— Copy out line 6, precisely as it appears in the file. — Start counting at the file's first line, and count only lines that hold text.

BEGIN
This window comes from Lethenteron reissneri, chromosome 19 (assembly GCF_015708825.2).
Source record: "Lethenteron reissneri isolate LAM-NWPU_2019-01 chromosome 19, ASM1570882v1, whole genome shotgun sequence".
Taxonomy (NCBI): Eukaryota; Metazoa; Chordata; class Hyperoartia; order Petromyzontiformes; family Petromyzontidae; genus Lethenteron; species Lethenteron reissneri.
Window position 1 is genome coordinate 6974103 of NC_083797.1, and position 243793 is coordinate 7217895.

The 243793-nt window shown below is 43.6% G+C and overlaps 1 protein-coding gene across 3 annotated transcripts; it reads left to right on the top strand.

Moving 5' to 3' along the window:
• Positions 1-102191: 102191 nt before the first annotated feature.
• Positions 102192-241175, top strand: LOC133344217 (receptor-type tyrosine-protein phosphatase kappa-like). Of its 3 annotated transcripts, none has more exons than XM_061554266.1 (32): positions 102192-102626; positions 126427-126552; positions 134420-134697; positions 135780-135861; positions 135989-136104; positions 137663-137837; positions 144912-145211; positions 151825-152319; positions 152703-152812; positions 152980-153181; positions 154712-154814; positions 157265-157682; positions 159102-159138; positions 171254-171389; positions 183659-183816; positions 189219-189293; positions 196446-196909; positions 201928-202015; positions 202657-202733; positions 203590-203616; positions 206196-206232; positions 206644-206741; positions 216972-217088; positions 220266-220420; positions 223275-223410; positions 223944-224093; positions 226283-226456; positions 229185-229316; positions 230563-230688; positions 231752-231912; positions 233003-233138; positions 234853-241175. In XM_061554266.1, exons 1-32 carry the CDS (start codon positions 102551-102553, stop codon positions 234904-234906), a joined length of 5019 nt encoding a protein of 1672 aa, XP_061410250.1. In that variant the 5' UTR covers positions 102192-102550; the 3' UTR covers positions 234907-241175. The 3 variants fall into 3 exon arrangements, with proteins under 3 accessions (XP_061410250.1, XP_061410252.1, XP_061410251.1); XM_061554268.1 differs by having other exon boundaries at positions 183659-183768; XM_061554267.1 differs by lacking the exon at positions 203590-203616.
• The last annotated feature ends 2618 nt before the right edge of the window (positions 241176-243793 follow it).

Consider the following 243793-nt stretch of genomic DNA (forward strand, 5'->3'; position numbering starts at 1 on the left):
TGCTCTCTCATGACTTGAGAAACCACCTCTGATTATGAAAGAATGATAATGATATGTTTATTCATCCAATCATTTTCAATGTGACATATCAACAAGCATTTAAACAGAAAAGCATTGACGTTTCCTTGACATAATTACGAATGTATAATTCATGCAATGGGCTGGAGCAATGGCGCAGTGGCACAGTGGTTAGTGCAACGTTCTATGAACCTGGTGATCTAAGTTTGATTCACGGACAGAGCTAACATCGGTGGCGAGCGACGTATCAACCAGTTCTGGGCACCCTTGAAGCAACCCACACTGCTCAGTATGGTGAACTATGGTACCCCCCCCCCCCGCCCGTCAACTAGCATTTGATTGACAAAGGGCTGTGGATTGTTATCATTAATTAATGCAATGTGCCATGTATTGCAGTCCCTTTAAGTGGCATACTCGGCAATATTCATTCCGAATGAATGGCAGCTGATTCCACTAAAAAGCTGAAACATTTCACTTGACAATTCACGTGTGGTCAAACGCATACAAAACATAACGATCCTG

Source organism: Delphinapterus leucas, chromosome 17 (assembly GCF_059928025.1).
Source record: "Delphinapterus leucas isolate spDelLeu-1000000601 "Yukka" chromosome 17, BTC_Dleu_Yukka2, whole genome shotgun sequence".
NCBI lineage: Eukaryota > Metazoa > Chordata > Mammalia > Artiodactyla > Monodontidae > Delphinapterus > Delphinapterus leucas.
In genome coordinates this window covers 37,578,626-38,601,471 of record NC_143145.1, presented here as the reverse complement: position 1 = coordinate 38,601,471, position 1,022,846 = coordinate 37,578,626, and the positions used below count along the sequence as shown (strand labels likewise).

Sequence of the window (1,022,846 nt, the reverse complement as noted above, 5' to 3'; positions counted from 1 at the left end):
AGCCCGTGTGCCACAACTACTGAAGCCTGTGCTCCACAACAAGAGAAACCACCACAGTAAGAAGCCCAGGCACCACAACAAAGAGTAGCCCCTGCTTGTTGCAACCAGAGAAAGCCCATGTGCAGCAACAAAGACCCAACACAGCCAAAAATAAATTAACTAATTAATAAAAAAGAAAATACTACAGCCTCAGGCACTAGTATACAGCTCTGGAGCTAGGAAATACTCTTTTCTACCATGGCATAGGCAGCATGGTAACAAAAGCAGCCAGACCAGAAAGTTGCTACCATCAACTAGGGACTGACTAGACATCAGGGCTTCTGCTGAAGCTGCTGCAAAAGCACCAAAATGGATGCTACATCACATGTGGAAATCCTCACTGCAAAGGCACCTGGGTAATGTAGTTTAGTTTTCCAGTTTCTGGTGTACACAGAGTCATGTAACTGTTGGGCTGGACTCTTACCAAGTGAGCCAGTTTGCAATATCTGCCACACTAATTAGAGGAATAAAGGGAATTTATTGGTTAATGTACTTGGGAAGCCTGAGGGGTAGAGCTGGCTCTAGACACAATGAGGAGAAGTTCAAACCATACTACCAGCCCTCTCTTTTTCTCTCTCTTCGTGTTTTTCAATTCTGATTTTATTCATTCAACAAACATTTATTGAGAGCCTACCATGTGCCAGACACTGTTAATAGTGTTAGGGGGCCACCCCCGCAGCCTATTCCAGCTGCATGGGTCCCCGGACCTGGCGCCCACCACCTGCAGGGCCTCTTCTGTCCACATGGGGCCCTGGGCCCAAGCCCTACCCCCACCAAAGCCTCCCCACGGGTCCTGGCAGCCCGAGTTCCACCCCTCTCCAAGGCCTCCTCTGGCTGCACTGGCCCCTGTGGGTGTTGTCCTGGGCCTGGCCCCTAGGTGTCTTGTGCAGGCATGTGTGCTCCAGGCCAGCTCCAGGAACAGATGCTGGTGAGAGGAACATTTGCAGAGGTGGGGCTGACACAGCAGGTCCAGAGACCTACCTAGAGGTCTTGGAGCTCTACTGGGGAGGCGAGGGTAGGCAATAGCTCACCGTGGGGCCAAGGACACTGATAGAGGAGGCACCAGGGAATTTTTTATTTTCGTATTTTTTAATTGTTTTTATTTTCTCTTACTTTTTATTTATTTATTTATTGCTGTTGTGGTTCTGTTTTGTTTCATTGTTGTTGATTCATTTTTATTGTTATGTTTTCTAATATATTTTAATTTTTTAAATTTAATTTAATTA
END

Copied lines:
Moving 5' to 3' along the window: